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World Journal of Surgery

, Volume 40, Issue 5, pp 1264–1271 | Cite as

Observation Versus Embolization in Patients with Blunt Splenic Injury After Trauma: A Propensity Score Analysis

  • Dominique C. Olthof
  • Pieter Joosse
  • Patrick M.M. Bossuyt
  • Philippe P. de Rooij
  • Loek P. H. Leenen
  • Klaus W. Wendt
  • Frank W. Bloemers
  • J. Carel Goslings
Open Access
Original Scientific Report

Abstract

Background

Non-operative management (NOM) is the standard of care in hemodynamically stable patients with blunt splenic injury after trauma. Splenic artery embolization (SAE) is reported to increase observation success rate. Studies demonstrating improved splenic salvage rates with SAE primarily compared SAE with historical controls. The aim of this study was to investigate whether SAE improves success rate compared to observation alone in contemporaneous patients with blunt splenic injury.

Methods

We included adult patients with blunt splenic injury admitted to five Level 1 Trauma Centers between January 2009 and December 2012 and selected for NOM. Successful treatment was defined as splenic salvage and no splenic re-intervention. We calculated propensity scores, expressing the probability of undergoing SAE, using multivariable logistic regression and created five strata based on the quintiles of the propensity score distribution. A weighted relative risk (RR) was calculated across strata to express the chances of success with SAE.

Results

Two hundred and six patients were included in the study. Treatment was successful in 180 patients: 134/146 (92 %) patients treated with observation and 48/57 (84 %) patients treated with SAE. The weighted RR for success with SAE was 1.17 (0.94–1.45); for complications, the weighted RR was 0.71 (0.41–1.22). The mean number of transfused blood products was 4.4 (SD 9.9) in the observation group versus 9.1 (SD 17.2) in the SAE group.

Conclusions

After correction for confounders with propensity score stratification technique, there was no significant difference between embolization and observation alone with regard to successful treatment in patients with blunt splenic injury after trauma.

Keywords

Propensity Score Injury Severity Score Splenic Injury Contrast Extravasation Transfuse Blood Product 
These keywords were added by machine and not by the authors. This process is experimental and the keywords may be updated as the learning algorithm improves.

Introduction

Trauma is a leading cause of mortality globally, especially among people below the age of 40 years [1, 2]. One of the organs frequently injured after blunt abdominal trauma is the spleen [3]. In the past, splenic injuries were treated with laparotomy and splenectomy. Nowadays, in hemodynamically (HD) stable patients without other indications for laparotomy, non-operative management (NOM) is the standard of care. NOM includes close observation of the patient and can be supplemented with splenic artery embolization (SAE).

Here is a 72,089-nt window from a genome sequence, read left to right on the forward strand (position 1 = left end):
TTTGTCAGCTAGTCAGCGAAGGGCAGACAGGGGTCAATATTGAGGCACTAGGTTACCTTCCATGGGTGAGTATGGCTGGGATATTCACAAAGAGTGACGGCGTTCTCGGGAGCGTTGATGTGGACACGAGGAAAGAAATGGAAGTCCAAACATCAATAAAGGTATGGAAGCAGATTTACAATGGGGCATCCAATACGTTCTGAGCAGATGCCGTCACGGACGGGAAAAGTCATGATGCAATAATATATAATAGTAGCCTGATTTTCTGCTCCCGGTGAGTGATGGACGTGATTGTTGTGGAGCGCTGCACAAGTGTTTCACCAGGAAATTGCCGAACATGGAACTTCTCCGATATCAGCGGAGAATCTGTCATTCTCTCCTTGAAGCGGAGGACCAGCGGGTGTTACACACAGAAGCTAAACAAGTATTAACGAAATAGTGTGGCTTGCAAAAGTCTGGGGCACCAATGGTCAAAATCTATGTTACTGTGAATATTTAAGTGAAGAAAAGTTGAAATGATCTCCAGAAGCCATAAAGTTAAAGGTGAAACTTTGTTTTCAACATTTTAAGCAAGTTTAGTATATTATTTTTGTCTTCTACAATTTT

SAE is generally reported to increase the success rate of NOM, approaching 98 % [4, 5, 6, 7, 8, 9, 10]. However, according to Harbrecht et al., those studies that demonstrated improved splenic salvage rates with SAE primarily compared SAE with historical NOM controls, as opposed to using contemporaneous controls or randomized controlled study designs [11]. In a second paper, looking at NOM in general (observation supplemented with SAE, if necessary), Harbrecht et al. showed that the improvement in the success rate of NOM of patients with blunt splenic injuries over time is caused, in part, by the increase in detection of relatively minor splenic injuries [12]. Thus, although SAE appears a promising strategy for improving successful treatment rates, its role should be further investigated, preferably in a well-designed prospective (randomized) controlled trial comparing it to strictly observational management.

Such a trial, comparing observation to SAE, would require a large sample size (approximately 940 patients to detect 5 % difference in failure rate (i.e., the need for surgery)). Furthermore, it would be considered unethical to withhold SAE from a patient with, for example, a high-grade splenic injury or a contrast extravasation. However, previous research has shown that there is a need for such a randomized controlled trial [13]. Requarth et al. have addressed this issue in a meta-analysis [14]. The authors showed that SAE was associated with significantly lower failure rates in the higher grade splenic injuries (AAST grades 4 and 5). The available data did not enable the authors to look at contrast extravasation or the presence of pseudoaneurysm on CT and its relationship to the value of SAE, which is essential as the presence of these findings is a (possible) indication for SAE.

As an alternative, propensity scoring matching (PSM) analysis can be applied, a methodology that is used to control for treatment selection bias and to simulate, as closely as possible, the randomization process [15]. Using PSM analysis, we set out to investigate whether SAE improves success rate compared to observation alone in patients with blunt splenic injury.

Materials and methods

Study design